What to do in case of an emergency


If you’re a western expatriate, don’t expect Dubai’s emergency services and ambulances to be as efficient or widespread as in your home country.

Ambulance services exist (since end of 2009 Dubai even owns the world's largest ambulance) but these are usually controlled by the police (and used primarily for road accidents) or by the state hospitals. If you need to get to hospital quickly, the most reliable method is to use your own transport or go by taxi. This is common in the region. Even the victims of road accidents, if their injuries aren’t too severe, are often bundled into a car or taxi and taken to hospital. Police and emergency services are sometimes equipped with helicopter services, but these are only used for road accidents, beach accidents involving drowning and evacuations from difficult terrain.

On arrival in Dubai, you should immediately take note of the emergency telephone numbers, the location of the major hospitals and their facilities, and the quickest route to the nearest hospital with an accident and emergency department. Your work colleagues can advise you about the best places to go. Keep the telephone number of a taxi service by the telephone in case your own transport is unavailable. Your private doctor will usually make house calls if requested in non-emergency cases.

In the case of a medical emergency, observe the following procedure:

  1. If you’re able to, go directly to the nearest hospital with an accident and emergency department.
  2. If you don’t have your own transport and an ambulance service exists, call the ambulance number. The operator will be able to speak both Arabic and English and will respond in the language that you use. (Although English is widely spoken by the emergency services, telephone operators, etc., it’s useful to know a few appropriate words of Arabic to use if the need arises.) You will be asked to identify yourself and give your address; remember that you might have to give directions, using nearby landmarks rather than the street number. You will also be asked about the type of medical problem. If it’s life-threatening, such as a heart attack or a serious accident, make this clear.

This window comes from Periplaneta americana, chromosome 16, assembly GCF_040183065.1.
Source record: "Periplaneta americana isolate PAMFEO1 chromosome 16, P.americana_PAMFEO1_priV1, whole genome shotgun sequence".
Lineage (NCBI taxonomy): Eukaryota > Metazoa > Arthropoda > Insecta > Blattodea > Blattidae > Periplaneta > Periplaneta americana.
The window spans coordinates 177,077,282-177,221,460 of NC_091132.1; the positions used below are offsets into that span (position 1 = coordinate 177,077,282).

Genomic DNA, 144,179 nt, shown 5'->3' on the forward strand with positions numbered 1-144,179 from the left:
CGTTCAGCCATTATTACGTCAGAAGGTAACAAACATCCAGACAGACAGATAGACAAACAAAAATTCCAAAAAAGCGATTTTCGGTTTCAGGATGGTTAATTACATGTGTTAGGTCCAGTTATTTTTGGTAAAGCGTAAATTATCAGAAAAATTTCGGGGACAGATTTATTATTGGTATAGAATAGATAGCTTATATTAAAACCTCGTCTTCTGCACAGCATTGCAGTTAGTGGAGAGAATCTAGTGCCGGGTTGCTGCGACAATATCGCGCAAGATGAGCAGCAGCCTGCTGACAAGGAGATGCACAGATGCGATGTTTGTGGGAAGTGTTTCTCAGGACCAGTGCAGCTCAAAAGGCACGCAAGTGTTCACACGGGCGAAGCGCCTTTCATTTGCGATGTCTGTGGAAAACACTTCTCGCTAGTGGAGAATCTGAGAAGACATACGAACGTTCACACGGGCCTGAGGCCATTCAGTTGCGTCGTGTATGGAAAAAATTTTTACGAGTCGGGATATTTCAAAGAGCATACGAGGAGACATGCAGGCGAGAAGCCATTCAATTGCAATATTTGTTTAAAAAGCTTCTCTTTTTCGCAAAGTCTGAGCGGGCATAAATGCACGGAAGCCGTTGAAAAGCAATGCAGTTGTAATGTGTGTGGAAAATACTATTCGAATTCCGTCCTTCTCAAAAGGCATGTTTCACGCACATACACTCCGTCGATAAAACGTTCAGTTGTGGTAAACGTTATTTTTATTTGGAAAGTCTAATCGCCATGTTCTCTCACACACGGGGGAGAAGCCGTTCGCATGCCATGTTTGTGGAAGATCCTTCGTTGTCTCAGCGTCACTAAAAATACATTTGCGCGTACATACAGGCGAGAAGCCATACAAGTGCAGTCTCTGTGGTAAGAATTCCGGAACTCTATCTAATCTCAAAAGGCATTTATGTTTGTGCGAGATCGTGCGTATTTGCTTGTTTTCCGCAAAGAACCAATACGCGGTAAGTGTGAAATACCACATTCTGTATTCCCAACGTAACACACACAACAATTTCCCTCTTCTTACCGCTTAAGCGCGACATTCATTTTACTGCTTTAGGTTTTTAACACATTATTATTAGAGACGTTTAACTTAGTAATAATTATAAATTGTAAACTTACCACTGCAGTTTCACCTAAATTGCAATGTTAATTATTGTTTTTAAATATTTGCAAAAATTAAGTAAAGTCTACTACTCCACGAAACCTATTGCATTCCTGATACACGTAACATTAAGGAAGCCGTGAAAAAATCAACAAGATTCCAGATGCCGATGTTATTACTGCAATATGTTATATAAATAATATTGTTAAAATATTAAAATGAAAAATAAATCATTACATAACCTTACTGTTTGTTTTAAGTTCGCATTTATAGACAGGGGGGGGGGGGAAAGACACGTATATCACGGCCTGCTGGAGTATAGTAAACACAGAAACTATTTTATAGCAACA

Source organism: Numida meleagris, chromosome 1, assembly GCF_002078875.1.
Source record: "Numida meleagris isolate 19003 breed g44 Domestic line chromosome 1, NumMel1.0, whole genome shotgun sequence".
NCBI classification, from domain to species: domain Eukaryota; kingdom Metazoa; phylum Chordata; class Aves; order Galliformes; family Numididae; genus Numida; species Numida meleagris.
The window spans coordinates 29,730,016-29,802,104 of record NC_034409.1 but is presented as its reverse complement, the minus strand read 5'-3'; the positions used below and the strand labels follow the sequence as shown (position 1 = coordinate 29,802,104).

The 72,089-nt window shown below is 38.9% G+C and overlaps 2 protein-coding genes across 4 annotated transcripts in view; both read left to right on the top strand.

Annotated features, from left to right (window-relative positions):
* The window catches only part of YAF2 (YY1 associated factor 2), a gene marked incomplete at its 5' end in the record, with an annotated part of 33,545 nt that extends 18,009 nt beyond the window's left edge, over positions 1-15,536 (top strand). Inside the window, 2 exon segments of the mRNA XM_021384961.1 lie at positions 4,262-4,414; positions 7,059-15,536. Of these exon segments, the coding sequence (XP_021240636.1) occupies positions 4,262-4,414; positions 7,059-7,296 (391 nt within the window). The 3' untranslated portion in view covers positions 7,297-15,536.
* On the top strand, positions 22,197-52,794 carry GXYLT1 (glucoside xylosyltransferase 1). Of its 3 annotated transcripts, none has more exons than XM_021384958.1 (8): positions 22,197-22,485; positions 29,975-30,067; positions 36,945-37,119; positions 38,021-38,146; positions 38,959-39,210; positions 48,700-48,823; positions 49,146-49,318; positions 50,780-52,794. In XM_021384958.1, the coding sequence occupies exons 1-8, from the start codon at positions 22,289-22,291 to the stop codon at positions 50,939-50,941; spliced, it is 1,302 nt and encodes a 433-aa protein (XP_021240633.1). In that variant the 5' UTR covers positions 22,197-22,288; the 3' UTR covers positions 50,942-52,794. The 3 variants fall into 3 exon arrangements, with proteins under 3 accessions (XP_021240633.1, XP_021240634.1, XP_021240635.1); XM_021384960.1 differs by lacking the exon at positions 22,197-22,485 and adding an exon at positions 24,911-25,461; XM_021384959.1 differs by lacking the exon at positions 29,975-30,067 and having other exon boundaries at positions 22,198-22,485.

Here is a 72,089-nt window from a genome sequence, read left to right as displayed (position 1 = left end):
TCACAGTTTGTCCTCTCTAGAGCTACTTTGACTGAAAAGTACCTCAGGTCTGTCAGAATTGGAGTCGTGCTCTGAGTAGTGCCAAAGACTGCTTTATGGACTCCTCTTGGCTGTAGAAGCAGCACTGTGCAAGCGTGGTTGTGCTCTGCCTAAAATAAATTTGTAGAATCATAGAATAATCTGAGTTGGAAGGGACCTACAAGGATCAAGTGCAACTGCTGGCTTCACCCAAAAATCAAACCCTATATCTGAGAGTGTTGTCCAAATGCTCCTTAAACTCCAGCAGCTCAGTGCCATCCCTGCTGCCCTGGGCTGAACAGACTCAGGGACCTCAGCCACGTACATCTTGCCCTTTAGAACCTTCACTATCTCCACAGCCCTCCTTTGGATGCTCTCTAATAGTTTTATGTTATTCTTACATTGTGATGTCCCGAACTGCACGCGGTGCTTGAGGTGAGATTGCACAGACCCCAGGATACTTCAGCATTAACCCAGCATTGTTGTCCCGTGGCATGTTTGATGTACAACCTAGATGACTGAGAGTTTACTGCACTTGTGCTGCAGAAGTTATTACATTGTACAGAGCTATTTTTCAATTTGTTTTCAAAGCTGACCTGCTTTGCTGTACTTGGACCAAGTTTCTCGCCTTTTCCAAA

3. Ask for an expected time of arrival of an ambulance and whether trained medical personnel will be in attendance. The answer might persuade you to call a taxi.
  4. If calling a taxi, make sure that the driver or taxi company understands the urgency of the situation.

As an expatriate you will most probably be transported to a private healthcare facility to be treated in case of an emergency, so make sure you have your insurance information nearby. However, public facilities can still be used by foreigners in Dubai. If taken to one, you will be assessed to see if your emergency is life-threatening or not. If it is, you will be admitted through emergency services free of charge. For those whose life is not threatened, they will be referred to the Walk In Clinic which operates 24 hours and accepted as a walk in patient. This means that if you do not have a DHA valid health care card, you will be charged approximately 200AED.

Keep the following emergency numbers handy in case you ever need them:

Police (emergency): 999

Police (non-emergency): 901

Ambulance: 998 or 999

Coast guard: 996

Fire Department: 997

Water / Electricity: 991

For updates regarding emergency care in Dubai, visit our website on expatriate health: http://www.expathealth.org .

Further reading

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